Insured's Commercial Property Policy Deemed Excess Over Unobtained Flood Policy

Flooded plains

The court ruled there was no breach of the policy for failure to pay for flood damage when the insured failed to obtain a policy under the NFIP.

June 10, 2019
Tred R. Eyerly - Insurance Law Hawaii

The court granted the insurer's motion for summary judgment, deciding that there was no breach of the policy for failure to pay for flood damage when the insured failed to obtain a policy under the National Flood Insurance Program (NFIP). 570 Smith St. Realty Corp. v. Seneca Ins. Co. Inc., 2019 N.Y. Misc. LEXIS 1773 (N.Y. Sup. Ct. April 4, 2019).

The insured's property in Brooklyn was insured by Seneca. Included in the policy was flood coverage in the amount of $1 million with a $25,000 deductible. While the policy was in effect, Hurricane Sandy hit, damaging the property. Plaintiffs timely filed a claim seeking reimbursement of up to policy limits. Seneca paid only $35,883 and later made an additional payment of $33,015.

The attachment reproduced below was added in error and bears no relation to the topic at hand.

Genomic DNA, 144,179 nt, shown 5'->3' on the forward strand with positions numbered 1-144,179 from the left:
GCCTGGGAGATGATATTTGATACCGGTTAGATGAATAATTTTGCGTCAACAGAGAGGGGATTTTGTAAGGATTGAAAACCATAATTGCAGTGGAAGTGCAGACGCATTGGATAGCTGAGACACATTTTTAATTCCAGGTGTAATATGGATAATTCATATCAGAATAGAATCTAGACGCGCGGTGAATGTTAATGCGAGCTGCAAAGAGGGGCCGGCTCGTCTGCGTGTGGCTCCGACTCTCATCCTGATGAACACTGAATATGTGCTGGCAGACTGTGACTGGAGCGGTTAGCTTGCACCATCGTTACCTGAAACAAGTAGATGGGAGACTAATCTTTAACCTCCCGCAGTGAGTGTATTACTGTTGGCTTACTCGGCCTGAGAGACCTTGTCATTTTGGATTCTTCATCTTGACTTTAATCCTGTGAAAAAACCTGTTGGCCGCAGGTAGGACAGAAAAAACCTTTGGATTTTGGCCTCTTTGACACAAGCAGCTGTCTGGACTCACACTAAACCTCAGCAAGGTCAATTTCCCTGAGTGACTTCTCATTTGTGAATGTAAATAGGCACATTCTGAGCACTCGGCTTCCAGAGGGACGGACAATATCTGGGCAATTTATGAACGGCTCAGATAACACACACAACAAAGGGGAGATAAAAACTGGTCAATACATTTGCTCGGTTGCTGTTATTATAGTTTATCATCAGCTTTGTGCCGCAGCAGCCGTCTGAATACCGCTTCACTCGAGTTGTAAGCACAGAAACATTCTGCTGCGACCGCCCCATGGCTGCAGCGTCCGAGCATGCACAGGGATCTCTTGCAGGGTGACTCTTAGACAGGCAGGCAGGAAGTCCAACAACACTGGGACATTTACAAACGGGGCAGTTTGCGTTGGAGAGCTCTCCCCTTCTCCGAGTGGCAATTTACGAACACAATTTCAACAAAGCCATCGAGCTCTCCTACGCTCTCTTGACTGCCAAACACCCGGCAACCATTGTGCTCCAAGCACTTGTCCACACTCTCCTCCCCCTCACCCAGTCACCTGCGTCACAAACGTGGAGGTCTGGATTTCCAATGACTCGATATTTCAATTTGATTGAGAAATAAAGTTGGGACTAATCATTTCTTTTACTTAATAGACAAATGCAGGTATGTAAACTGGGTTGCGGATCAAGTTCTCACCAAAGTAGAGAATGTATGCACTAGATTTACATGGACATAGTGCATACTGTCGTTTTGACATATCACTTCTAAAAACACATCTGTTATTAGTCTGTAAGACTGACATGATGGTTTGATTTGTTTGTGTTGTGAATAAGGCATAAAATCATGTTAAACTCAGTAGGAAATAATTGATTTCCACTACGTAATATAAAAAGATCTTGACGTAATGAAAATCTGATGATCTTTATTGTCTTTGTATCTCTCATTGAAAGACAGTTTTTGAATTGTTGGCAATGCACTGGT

The insured sued for, among other things, breach of the policy for failure to properly indemnify for the losses. Seneca moved for partial summary judgment dismissing the breach of policy claims. Seneca pointed out that the "Other Insurance" provision in the Flood Coverage Endorsement of the policy stated that if the loss was eligible to be covered under a NFIP policy, but there was no such policy in effect, the insurer would only pay for the amount of loss in excess of the maximum limit payable for flood damage under the policy. The maximum NFIP coverage was $500,000. The insured's loss caused by flood was less than $500,000.

Mr. Eyerly may be contacted at te@hawaiilawyer.com



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